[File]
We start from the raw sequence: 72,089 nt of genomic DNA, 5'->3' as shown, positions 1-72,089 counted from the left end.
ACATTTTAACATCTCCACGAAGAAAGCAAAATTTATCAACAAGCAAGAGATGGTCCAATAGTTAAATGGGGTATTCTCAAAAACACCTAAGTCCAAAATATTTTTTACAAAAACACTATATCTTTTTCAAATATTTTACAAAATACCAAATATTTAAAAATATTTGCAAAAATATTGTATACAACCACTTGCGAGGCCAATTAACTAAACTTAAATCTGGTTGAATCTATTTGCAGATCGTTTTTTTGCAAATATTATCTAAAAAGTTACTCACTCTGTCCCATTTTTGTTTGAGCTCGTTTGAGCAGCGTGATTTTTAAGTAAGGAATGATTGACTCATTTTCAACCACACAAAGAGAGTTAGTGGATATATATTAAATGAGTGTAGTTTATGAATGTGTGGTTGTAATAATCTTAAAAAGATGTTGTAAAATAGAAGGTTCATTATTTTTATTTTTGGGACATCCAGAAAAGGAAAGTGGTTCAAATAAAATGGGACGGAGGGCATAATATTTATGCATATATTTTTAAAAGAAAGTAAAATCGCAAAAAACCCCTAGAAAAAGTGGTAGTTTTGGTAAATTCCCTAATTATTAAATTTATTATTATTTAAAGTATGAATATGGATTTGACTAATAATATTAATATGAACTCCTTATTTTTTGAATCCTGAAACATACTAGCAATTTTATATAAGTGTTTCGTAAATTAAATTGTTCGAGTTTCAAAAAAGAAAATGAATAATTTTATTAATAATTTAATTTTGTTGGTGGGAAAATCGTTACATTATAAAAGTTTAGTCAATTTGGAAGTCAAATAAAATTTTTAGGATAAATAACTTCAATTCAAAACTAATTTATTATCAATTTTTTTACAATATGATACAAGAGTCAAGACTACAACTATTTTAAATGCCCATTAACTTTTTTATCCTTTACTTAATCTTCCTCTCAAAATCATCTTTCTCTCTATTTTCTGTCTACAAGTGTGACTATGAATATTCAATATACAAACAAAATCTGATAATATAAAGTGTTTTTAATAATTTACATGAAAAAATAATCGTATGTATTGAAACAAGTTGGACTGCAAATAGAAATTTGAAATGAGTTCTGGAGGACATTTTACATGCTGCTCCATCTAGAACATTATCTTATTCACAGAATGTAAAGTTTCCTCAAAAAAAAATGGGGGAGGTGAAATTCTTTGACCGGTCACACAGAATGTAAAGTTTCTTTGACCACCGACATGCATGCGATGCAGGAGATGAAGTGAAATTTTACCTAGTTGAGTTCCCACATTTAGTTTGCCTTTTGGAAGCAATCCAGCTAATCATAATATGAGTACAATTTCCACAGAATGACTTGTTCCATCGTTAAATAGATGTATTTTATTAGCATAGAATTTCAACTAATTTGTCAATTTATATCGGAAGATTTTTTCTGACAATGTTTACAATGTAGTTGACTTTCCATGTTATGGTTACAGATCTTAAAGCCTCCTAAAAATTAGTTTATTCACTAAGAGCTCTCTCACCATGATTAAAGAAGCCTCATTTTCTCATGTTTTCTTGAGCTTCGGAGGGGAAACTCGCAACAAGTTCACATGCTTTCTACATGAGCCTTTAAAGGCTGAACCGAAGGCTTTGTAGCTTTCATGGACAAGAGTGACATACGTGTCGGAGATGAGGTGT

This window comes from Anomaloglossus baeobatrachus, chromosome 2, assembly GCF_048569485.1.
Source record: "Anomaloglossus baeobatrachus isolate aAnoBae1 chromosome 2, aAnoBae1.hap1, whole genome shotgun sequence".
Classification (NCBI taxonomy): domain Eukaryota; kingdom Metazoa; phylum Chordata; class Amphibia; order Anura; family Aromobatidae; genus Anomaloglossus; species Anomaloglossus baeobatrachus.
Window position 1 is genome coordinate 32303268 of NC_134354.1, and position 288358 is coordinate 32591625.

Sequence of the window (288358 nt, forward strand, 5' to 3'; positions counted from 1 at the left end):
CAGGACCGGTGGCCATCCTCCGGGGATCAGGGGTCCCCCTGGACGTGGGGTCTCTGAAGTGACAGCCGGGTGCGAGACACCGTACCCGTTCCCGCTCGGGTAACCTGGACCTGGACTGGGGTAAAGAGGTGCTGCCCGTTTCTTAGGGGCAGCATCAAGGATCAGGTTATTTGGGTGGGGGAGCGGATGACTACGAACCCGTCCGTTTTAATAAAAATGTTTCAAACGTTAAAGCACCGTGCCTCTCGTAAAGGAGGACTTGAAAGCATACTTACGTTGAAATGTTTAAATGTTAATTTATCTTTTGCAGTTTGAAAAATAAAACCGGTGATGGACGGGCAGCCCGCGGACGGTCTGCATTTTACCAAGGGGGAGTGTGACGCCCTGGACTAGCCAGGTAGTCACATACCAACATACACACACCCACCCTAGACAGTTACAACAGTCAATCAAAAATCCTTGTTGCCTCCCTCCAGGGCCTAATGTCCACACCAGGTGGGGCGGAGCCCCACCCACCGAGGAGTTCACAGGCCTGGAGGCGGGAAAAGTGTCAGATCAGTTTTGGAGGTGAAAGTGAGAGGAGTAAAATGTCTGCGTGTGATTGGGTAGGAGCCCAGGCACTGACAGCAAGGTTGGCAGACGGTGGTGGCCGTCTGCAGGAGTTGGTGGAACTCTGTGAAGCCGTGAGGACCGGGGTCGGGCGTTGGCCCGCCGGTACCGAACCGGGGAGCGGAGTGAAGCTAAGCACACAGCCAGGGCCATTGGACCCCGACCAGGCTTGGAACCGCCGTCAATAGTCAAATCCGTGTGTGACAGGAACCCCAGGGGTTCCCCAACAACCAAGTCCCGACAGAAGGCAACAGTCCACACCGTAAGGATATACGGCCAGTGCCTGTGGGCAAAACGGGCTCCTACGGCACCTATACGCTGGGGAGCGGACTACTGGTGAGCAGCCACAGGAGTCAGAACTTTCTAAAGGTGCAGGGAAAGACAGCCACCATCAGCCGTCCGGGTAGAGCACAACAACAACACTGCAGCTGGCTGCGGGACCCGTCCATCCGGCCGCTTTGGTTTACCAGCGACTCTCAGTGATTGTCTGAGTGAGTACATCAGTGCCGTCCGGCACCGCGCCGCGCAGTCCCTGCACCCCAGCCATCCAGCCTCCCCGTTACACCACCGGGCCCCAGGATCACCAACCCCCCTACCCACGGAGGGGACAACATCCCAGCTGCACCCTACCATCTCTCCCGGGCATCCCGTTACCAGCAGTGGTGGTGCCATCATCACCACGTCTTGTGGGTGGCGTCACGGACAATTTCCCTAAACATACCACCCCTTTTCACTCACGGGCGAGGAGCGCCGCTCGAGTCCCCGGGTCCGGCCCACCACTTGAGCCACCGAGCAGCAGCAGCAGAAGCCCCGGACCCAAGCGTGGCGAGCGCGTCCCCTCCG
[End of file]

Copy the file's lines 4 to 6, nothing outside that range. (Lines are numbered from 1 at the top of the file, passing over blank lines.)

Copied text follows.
Source record: "Anomaloglossus baeobatrachus isolate aAnoBae1 chromosome 2, aAnoBae1.hap1, whole genome shotgun sequence".
Classification (NCBI taxonomy): domain Eukaryota; kingdom Metazoa; phylum Chordata; class Amphibia; order Anura; family Aromobatidae; genus Anomaloglossus; species Anomaloglossus baeobatrachus.
Window position 1 is genome coordinate 32303268 of NC_134354.1, and position 288358 is coordinate 32591625.